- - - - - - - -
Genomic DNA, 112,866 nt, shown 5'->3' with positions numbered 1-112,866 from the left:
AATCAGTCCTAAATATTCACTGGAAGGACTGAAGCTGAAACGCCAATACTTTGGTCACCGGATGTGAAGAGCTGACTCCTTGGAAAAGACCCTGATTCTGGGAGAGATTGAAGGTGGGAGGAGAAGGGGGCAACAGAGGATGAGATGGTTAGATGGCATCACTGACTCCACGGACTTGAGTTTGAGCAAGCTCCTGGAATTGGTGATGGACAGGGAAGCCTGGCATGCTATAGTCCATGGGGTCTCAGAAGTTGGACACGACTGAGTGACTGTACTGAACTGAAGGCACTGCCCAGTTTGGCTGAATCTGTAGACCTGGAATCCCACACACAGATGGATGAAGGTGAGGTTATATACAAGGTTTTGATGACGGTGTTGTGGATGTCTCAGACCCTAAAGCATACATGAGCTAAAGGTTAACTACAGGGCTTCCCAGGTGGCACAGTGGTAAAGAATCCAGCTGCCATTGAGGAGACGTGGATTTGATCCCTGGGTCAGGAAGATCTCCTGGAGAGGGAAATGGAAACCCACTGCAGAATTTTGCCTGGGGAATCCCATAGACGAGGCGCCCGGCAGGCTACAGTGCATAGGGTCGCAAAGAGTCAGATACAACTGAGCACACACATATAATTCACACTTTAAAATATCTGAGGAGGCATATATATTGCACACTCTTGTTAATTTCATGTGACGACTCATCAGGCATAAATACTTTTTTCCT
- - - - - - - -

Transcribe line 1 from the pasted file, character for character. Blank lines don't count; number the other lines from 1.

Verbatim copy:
Genomic DNA, 112,866 nt, shown 5'->3' with positions numbered 1-112,866 from the left: